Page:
Some might be critical for the seemingly hypocritical position I have taken, stating that dangerous drugs should be kept illegal, and that abortion should be made illegal, because it would, in fact, stop some abuse or save some lives in the womb, while advocating civilian gun ownership, in spite of the fact that restrictions would save lives. But there are two fundamental “hinge” points. We return again to the idea of net benefit – drawbacks versus benefits. If there are no guns in a family’s house, then no children can stumble upon the weapon and accidentally injure or kill themselves or others. On the other hand, there will also be no effective means of resistance in the event of a home invasion.
The second hinge point rests in the definition and use of the object in question. Can an object be used as it was designed and intended and not cause social degradation or personal harm? In the event of drugs, no. Drugs clearly have proven harmful results to health, as well as fueling dangerous and destructive addictions. Can alcohol be used as intended without harm? In small amounts, yes. Abortion? No – abortion ends a human life forever. Firearms, however, can be and are used safely and as designed without causing harm or social degradation. In fact, as has been shown, they can benefit a society by decreasing crime, by thwarting robberies, by providing people less capable of defending themselves (the elderly, the infirmed, and those who are weaker or less capable of defense) with a tool which effectively neutralizes the odds.
Clearly, firearms should not be made available freely and openly, no questions asked, to anyone wishing to purchase one. But there already exist reasonable measures for obtaining a firearm, with stricter regulations for obtaining a concealed carry permit. These safeguards are not fail-proof – no system is. But as with any other policy, failures are discovered and dealt with, and in any event are the exception, not the rule. The complete and total removal of firearms from the hands of the US population, however, is not an effective (or even possible) solution, because criminals will always find means of obtaining contraband.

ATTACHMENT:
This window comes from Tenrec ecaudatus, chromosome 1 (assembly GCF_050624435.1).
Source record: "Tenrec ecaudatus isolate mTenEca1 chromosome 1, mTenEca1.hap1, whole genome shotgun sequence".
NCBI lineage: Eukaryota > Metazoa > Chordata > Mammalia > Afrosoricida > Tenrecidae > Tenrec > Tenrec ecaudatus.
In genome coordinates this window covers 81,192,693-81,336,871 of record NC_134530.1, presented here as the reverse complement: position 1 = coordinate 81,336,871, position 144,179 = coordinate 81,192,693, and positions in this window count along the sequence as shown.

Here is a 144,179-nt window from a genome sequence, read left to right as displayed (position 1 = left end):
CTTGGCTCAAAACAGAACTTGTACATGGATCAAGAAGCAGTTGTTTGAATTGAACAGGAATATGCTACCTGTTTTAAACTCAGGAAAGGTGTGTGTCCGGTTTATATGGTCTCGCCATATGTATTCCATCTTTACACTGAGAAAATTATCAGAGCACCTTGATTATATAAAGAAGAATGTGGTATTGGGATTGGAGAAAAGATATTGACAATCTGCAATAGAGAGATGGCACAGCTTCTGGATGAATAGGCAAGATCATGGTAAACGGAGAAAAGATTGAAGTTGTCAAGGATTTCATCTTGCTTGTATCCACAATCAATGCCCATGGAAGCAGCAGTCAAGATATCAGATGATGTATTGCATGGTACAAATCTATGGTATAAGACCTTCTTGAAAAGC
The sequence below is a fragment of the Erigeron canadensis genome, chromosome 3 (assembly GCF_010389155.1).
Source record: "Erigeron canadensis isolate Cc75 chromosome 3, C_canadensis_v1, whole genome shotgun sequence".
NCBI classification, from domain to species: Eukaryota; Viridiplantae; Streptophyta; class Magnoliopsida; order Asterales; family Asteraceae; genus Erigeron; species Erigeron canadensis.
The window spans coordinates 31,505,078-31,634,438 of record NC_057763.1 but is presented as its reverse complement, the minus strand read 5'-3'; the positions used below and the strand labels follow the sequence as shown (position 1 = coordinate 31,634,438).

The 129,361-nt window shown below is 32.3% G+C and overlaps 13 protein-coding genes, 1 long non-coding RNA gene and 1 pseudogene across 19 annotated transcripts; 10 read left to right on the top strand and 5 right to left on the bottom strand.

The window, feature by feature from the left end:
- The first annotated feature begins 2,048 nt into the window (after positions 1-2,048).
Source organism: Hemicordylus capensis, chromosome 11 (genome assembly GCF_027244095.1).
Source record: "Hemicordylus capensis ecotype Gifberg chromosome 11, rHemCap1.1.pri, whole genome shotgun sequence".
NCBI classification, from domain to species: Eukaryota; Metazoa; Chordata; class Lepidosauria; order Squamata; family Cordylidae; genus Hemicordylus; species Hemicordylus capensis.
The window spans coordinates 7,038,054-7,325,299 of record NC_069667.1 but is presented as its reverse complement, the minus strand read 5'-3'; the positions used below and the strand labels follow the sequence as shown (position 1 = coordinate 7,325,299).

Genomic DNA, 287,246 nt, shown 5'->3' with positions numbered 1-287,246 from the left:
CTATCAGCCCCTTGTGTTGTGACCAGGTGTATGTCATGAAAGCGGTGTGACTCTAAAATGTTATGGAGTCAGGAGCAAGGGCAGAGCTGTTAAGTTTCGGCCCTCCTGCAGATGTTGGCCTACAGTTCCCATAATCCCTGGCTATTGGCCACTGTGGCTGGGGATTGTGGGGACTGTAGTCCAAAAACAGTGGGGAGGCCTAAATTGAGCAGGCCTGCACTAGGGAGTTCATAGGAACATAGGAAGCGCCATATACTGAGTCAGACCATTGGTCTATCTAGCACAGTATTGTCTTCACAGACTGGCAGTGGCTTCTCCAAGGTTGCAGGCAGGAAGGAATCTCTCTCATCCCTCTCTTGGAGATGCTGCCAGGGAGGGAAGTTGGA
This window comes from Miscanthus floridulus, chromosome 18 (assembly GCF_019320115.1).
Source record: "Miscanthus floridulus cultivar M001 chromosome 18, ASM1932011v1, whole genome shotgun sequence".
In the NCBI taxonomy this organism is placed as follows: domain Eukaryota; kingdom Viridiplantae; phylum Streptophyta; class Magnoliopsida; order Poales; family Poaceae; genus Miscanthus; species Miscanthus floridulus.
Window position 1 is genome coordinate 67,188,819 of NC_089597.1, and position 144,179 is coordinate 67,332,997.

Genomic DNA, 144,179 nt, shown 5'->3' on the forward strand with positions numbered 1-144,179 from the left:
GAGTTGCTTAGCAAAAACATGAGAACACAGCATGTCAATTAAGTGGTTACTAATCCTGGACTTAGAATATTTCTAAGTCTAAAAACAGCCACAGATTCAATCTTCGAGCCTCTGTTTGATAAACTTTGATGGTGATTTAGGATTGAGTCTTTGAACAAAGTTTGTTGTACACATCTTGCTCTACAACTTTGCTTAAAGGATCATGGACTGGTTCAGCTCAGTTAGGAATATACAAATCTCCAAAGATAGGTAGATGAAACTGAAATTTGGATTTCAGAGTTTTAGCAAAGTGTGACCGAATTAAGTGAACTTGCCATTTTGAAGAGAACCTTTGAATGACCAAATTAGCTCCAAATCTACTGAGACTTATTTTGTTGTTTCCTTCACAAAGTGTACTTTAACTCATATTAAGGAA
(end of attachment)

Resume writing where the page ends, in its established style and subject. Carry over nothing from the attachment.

The current state of firearms law, with some exceptions, seems a fair balance between safety and freedom. As another election cycle draws near, as students around the country advocate concealed carry rights extended to college campuses, and as the Supreme Court weighs the nature of the second amendment as either individual or corporate in nature, this debate will likely continue to play itself out in the public arena.
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”© David Burnett 2008. All Rights Reserved. Contact the author for use, reference or citation.
All content of this paper, excepting quotations and where noted, are my original, intellectual property. This paper exists in paper and digital form with a university professor as well as on the internet, and the contents thereof can be cross-referenced by other professors both inside and outside the state of Kentucky, to guard against plagiarism. Anyone using materials from this paper, or submitting the paper itself without permission or citation, is subject to disciplinary action by the educational institution in question.
Labels: guns, secondamendment